He said he decided to run because he sees so many problems around us.

"Just stepping outside your door, looking down the street," Stankevich said. "You know there's there's a lot to be done in all of our communities and I believe that we need new leadership and we need a new direction."

October 23, 2017 - 8:31pm
posted by Howard B. Owens in mall, batavia, news, notify.

Four decades of wrangling, including five lawsuits, between the city and mall property owners is close to finally being wrapped up after a majority of property owners tonight voted to approve a settlement agreement. 

The agreement gives the city control over, and responsibility for the mall concourse. 

This settlement is the biggest step, but not the final step, in resolving this long-standing dispute. The vote for the settlement was not unanimous and if any mall property owners fail to sign the agreement it would drag out the legal process. Recalcitrant owners would have to appear before a judge and explain, show cause, for their failure to sign.

Most of the mall property owners coming out of the closed-door meeting where they voted on the agreement tonight were smiling. Robert Chiarmonte, chair of the Mall Merchant Association, said he was glad the settlement was finally approved. 

"The positive thing is that this year the maintenance fee, which will actually be called a user fee now, will stay level or somewhat level for about five years. We have our easement. We don't go to court. That's a good thing."

The protection of property owners easements was an important point to include in the settlement, Chiarmonte said.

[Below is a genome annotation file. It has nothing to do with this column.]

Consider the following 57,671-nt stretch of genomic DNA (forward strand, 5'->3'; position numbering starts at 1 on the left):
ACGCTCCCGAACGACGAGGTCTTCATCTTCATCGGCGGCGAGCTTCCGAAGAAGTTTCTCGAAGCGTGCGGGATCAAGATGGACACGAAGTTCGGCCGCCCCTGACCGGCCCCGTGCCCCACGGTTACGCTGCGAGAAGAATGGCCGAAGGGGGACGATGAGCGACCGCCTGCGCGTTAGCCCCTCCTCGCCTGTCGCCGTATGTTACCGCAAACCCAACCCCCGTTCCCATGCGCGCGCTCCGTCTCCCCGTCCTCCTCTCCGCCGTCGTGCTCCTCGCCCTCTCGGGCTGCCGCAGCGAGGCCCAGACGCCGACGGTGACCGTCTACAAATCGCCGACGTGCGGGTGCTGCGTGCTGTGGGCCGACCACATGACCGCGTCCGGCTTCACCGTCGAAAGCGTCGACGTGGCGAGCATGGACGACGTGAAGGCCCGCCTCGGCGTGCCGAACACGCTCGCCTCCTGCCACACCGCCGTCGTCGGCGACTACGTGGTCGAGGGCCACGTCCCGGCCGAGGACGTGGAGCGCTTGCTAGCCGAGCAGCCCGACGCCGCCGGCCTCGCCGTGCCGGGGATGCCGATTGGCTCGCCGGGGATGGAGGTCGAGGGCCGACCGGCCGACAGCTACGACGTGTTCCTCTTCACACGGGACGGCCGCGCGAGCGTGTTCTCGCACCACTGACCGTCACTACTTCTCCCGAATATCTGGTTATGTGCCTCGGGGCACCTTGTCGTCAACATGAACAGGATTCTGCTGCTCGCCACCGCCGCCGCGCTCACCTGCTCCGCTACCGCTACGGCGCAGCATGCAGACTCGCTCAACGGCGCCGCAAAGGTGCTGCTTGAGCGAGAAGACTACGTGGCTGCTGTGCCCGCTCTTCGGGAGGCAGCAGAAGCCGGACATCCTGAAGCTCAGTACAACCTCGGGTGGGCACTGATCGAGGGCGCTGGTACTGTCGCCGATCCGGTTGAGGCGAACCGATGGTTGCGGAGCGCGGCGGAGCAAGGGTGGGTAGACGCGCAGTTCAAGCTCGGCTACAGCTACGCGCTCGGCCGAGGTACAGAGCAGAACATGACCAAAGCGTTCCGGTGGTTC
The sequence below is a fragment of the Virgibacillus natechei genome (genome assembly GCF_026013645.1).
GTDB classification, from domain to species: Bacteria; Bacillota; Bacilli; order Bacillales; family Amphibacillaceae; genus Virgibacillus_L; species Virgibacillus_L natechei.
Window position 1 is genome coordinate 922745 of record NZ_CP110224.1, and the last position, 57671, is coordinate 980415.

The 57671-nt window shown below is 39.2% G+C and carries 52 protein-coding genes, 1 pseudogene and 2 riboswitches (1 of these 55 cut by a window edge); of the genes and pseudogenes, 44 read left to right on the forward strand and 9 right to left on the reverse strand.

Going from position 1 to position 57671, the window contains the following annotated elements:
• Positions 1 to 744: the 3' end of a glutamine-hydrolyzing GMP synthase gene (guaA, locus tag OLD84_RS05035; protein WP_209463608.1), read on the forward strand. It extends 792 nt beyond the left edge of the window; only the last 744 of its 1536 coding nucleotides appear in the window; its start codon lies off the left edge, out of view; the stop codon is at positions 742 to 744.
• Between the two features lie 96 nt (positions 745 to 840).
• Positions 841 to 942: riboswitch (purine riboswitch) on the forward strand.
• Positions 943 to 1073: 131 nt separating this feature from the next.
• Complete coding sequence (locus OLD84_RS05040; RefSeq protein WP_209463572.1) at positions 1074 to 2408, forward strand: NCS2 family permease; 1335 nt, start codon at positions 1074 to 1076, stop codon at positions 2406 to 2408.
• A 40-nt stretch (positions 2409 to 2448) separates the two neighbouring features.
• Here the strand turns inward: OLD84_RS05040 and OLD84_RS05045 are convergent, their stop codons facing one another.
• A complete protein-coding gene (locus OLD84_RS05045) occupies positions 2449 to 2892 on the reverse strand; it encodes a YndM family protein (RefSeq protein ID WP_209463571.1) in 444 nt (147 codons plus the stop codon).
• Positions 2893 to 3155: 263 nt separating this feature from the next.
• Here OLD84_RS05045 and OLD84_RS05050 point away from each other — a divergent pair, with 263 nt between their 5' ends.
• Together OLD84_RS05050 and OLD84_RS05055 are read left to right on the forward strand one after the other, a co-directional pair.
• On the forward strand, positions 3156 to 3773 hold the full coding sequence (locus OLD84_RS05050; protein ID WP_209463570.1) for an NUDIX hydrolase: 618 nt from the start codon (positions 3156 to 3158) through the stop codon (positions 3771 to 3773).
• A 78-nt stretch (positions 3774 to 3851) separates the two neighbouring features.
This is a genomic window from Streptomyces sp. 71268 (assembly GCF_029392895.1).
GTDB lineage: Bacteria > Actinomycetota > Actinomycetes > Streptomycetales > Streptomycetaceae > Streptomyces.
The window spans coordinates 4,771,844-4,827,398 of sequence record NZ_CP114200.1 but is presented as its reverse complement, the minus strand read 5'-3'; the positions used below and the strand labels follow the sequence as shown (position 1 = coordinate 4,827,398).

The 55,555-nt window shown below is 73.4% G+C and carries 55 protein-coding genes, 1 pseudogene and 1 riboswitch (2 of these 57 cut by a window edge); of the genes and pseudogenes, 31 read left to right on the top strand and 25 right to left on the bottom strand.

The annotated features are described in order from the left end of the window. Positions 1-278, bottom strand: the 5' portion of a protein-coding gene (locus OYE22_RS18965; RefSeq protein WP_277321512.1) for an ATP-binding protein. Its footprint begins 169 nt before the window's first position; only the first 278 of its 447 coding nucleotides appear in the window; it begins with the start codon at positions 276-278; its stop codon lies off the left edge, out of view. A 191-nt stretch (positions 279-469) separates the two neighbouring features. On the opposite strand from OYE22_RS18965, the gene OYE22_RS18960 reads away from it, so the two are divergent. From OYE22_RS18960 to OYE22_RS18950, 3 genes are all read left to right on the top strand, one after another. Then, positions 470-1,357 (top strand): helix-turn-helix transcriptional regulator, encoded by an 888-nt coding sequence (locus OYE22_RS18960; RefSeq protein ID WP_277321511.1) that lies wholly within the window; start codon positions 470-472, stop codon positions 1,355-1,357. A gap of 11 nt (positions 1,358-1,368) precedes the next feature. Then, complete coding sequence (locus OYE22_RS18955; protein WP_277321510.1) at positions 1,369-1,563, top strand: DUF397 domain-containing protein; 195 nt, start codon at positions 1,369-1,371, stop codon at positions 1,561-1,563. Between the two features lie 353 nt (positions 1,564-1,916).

"That was a big thing because some people were worried about being able to refinance their property or sell their property," he said.

Every property owner in the mall must now sign off on the agreement. They have 10 days to sign. If they don't, the mall merchants attorney and the city attorney will try to convince them to sign. If they still don't sign, they will have to explain their reason and provide evidence to support their reason, before a judge in Buffalo.

The vote total from tonight is not available. Each mall property owner who is in good standing on mall association fees had a vote weight by the square footage of his or her property. The City didn't have a vote on property it owns through foreclosure, but it did have a vote based on ownership of City Hall. Chiarmonte said the motion to approve the settlement would have passed, just based on the property size of the owners who did support the settlement, even without the city's vote.

City Manager Jason Molino said he expects a final resolution to be in place by April, at which time the city can take over maintenance and began work to replace the roof, repair the skylines and clean up the entryways.

"The optic improvements, the visuals, that will make the space more welcoming and open to investment," Molino said.

The city owns, through tax lien foreclosure, a handful of properties in the Mall. Once the appearance of the mall improves, those properties will be easier to sell and they will go up for auction.

Chiarmonte thinks that in itself will be a big step forward to help bring more traffic into the mall as new businesses open in those locations.

Molino agrees.

"My estimation is that when some of the improvements begin, and just some of the aesthetic improvements begin, which is not a lot, you're going to start seeing interest in those properties," Molino said. "You will see people are going have a different perspective on investing in those properties. That will be just a positive turn, just that alone."

October 23, 2017 - 4:18pm
posted by Billie Owens in Veterans Day, batavia, Le Roy, business, news, Announcements.

Press release:

Tops Friendly Markets, a leading full-service grocery retailer with a store in Batavia and one in Le Roy, announced today that the company will offer military personnel and their immediate families an 11-percent discount off of their grocery bill this Veterans Day.

On Saturday, Nov. 11, Tops Markets will honor an 11-percent discount off of a total order to all veterans and immediate family members in the same household, who shop at any Tops location.